Disability rights, policy reform, advocacy


Dr. Coeli Fitzpatrick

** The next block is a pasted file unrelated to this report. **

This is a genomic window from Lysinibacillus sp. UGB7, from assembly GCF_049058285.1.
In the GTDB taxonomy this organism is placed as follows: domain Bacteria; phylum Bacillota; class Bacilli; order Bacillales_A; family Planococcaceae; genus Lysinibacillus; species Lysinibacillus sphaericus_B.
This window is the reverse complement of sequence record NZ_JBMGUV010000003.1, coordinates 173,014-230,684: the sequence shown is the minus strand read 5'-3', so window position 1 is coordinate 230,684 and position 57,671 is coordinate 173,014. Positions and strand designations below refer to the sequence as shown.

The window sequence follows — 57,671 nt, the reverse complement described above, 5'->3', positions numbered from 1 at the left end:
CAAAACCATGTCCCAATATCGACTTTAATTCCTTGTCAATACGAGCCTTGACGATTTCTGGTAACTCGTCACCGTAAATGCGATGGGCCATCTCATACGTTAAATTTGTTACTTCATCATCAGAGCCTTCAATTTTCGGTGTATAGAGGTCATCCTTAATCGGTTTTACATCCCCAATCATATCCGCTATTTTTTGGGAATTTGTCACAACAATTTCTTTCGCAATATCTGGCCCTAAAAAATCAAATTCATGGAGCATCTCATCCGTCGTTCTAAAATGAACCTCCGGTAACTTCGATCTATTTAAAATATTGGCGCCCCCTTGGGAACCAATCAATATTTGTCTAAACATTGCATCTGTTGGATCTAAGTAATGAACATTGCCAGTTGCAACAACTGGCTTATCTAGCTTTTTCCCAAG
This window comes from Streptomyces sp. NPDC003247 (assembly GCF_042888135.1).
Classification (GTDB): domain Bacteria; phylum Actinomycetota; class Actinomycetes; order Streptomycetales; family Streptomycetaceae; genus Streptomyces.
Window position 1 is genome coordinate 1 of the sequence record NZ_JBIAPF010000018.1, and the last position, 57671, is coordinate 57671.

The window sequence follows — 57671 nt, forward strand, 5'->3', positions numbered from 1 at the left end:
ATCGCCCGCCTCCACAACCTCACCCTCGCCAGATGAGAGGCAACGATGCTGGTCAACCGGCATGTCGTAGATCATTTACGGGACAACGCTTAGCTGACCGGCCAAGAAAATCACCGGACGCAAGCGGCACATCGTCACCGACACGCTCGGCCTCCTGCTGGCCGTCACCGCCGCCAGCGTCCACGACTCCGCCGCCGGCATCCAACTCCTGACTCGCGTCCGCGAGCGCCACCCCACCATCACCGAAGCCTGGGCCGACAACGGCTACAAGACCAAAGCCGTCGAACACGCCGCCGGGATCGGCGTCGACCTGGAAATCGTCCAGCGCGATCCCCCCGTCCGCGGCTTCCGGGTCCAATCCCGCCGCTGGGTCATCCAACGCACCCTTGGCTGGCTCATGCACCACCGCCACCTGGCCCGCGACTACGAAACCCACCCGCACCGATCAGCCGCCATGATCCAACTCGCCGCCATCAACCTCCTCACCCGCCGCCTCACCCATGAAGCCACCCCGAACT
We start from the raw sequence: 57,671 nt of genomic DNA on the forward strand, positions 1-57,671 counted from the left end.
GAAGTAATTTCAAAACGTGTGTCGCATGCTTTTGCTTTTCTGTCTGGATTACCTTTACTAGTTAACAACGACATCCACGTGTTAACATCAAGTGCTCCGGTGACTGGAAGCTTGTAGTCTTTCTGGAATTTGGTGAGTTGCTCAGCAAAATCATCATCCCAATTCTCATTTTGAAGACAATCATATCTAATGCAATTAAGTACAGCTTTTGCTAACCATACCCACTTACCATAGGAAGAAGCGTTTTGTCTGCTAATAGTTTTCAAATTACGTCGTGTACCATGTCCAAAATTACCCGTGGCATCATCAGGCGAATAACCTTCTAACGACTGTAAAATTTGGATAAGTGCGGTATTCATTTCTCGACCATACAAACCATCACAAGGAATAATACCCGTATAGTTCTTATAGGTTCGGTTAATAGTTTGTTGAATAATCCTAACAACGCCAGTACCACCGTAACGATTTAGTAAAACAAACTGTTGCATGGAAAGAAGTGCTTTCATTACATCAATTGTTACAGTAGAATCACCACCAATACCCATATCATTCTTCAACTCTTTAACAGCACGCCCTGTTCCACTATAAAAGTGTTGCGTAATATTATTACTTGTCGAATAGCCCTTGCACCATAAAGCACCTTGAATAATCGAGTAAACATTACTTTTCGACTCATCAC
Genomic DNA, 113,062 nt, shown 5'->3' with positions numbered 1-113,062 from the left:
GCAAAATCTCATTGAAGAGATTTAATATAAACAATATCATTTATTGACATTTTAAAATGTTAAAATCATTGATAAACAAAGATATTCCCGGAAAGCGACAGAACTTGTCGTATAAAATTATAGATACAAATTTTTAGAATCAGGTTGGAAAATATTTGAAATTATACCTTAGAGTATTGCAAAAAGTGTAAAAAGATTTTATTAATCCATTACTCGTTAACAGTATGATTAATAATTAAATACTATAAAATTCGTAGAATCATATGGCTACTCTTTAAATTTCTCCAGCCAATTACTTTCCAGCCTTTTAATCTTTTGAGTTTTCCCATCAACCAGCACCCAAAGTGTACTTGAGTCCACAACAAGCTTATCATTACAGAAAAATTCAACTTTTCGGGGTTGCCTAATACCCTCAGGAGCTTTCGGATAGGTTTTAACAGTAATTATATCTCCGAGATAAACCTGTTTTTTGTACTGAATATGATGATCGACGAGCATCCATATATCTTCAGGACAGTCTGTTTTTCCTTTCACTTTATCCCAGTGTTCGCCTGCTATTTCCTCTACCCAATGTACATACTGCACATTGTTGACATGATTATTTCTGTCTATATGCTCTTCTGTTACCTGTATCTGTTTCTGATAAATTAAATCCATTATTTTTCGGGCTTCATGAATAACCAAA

As personal car usage and ownership continue to rise, public transportation usage and access decline. So where does this leave the non-driving population within this shift of transportation dynamics? Within our current transportation systems, a myriad of barriers disproportionately affects individuals with disabilities who are not able to drive cars. A patchwork of numerous funding schemes, stringent regulations that come along with these funding schemes, alongside mismanagement of funds, lack of awareness, and ableist interpretation of federal law collectively contribute to the inadequate transportation options. They are subject to abrupt service interruptions and cancellations, incomplete round-trip assurances due to fluctuating funding, and an extreme difficulty when crossing county lines. Moreover, if someone is not able to advocate for themselves and does not have anybody to do this on their behalf, they would not have guaranteed transportation – further exacerbating the challenge of reaching their destinations. Our current systems do not guarantee that everyone, regardless of ability, is able to get to where they need to go. While this paper focuses on addressing barriers to accessing transportation for individuals with disabilities in Grand Rapids, Michigan and its surrounding townships, the issues and compounding factors that contribute to this phenomenon are systemic, widespread and transcend geographic boundaries.